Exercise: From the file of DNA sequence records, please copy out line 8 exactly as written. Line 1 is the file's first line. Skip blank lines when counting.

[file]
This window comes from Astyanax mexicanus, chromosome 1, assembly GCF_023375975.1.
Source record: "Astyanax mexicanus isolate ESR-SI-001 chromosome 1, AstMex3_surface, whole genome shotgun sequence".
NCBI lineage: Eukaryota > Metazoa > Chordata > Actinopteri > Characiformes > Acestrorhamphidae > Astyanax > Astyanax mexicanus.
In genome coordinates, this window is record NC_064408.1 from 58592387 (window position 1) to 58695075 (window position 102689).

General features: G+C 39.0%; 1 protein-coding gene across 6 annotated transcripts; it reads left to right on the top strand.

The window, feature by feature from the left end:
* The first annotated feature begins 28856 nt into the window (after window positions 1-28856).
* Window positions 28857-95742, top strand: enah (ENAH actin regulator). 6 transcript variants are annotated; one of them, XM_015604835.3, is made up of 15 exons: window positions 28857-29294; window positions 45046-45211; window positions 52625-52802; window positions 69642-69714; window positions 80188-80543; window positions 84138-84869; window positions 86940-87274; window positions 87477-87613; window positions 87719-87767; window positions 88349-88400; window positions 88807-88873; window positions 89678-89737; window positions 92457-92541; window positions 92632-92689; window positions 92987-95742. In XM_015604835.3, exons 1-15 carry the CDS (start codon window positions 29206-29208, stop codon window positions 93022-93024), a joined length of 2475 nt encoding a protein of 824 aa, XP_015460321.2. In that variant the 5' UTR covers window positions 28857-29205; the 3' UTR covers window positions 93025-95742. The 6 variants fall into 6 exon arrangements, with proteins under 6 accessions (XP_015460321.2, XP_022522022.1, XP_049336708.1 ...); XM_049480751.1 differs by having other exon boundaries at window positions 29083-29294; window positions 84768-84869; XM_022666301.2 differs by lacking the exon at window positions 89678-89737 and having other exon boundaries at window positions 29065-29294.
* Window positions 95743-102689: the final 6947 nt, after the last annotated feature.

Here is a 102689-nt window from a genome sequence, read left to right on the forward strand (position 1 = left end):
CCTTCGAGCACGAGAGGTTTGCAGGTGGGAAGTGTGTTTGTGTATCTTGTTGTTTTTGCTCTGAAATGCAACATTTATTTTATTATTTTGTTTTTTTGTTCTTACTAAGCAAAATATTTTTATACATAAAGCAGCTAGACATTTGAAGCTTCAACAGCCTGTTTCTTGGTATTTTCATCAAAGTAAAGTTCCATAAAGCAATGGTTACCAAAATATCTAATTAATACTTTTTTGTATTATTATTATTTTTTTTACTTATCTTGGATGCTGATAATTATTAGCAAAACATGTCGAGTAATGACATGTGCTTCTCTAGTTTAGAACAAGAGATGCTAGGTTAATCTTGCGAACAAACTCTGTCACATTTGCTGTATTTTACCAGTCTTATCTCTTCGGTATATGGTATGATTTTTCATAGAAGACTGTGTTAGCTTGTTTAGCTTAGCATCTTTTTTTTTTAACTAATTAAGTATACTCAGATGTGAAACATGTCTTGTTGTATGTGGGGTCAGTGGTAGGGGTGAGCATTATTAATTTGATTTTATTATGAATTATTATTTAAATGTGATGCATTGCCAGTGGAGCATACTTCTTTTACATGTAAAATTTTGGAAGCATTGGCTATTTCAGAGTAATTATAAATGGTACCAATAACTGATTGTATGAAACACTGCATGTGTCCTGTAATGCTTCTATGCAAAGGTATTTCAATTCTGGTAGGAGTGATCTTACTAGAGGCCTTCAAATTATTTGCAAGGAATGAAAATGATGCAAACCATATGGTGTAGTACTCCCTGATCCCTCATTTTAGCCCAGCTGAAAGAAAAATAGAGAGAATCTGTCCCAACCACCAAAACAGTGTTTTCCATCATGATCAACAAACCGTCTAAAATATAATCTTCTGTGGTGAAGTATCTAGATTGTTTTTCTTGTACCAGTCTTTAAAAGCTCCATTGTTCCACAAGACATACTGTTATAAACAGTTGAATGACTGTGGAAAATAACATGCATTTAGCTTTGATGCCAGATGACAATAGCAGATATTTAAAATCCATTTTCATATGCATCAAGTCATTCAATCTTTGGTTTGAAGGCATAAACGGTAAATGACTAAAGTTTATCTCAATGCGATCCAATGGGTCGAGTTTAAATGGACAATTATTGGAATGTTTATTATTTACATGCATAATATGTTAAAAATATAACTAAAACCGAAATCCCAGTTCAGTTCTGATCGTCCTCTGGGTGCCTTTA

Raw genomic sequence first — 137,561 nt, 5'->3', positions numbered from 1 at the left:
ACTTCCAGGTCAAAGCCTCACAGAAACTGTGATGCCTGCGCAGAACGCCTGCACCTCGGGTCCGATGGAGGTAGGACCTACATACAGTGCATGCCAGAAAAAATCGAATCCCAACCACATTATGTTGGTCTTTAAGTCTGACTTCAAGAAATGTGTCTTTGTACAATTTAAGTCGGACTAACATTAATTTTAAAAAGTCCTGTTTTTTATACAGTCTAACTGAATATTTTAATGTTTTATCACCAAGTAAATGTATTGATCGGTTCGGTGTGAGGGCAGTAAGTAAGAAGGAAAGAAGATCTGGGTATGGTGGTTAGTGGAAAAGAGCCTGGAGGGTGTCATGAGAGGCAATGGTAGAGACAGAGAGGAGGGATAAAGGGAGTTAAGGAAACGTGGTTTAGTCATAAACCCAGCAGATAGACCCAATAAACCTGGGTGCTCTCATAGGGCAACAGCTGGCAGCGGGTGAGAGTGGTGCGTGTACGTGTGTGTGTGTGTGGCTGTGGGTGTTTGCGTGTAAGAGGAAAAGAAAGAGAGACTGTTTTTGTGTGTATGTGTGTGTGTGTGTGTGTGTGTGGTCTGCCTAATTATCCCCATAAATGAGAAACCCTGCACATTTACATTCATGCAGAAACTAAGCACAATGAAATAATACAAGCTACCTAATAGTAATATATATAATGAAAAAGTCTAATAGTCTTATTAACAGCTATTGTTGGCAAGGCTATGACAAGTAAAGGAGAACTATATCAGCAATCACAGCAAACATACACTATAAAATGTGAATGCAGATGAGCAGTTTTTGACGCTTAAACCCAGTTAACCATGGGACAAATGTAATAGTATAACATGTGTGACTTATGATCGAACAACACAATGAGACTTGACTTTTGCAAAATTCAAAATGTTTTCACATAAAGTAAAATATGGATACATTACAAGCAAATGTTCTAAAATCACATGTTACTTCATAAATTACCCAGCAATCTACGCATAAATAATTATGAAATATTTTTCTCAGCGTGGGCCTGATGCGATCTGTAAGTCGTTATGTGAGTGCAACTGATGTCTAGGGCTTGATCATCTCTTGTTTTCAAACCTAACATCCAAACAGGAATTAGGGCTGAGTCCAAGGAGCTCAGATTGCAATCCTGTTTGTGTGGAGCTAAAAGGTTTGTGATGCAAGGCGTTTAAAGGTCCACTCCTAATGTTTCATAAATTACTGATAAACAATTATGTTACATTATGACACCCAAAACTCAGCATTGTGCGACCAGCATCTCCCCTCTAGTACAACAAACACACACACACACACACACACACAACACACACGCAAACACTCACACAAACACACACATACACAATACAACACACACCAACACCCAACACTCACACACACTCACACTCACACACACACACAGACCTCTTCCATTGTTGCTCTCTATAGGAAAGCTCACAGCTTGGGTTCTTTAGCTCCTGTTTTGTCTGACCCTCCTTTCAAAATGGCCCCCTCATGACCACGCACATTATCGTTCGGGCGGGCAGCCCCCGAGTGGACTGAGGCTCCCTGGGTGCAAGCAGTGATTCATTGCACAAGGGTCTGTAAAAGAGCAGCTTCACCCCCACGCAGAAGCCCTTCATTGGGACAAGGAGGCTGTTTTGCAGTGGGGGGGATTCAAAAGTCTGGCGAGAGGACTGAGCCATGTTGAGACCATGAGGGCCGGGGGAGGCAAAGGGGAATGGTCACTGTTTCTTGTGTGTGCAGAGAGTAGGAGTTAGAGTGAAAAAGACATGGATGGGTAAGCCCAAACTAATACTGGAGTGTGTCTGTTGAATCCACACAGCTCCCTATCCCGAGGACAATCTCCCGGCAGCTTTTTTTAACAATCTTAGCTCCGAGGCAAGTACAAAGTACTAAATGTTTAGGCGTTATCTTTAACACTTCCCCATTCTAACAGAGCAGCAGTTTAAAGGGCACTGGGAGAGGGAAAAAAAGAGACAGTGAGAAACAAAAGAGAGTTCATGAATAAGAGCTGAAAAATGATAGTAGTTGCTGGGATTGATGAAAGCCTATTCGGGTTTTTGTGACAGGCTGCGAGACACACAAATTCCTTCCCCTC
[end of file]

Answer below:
* Window positions 28857-95742, top strand: enah (ENAH actin regulator). 6 transcript variants are annotated; one of them, XM_015604835.3, is made up of 15 exons: window positions 28857-29294; window positions 45046-45211; window positions 52625-52802; window positions 69642-69714; window positions 80188-80543; window positions 84138-84869; window positions 86940-87274; window positions 87477-87613; window positions 87719-87767; window positions 88349-88400; window positions 88807-88873; window positions 89678-89737; window positions 92457-92541; window positions 92632-92689; window positions 92987-95742. In XM_015604835.3, exons 1-15 carry the CDS (start codon window positions 29206-29208, stop codon window positions 93022-93024), a joined length of 2475 nt encoding a protein of 824 aa, XP_015460321.2. In that variant the 5' UTR covers window positions 28857-29205; the 3' UTR covers window positions 93025-95742. The 6 variants fall into 6 exon arrangements, with proteins under 6 accessions (XP_015460321.2, XP_022522022.1, XP_049336708.1 ...); XM_049480751.1 differs by having other exon boundaries at window positions 29083-29294; window positions 84768-84869; XM_022666301.2 differs by lacking the exon at window positions 89678-89737 and having other exon boundaries at window positions 29065-29294.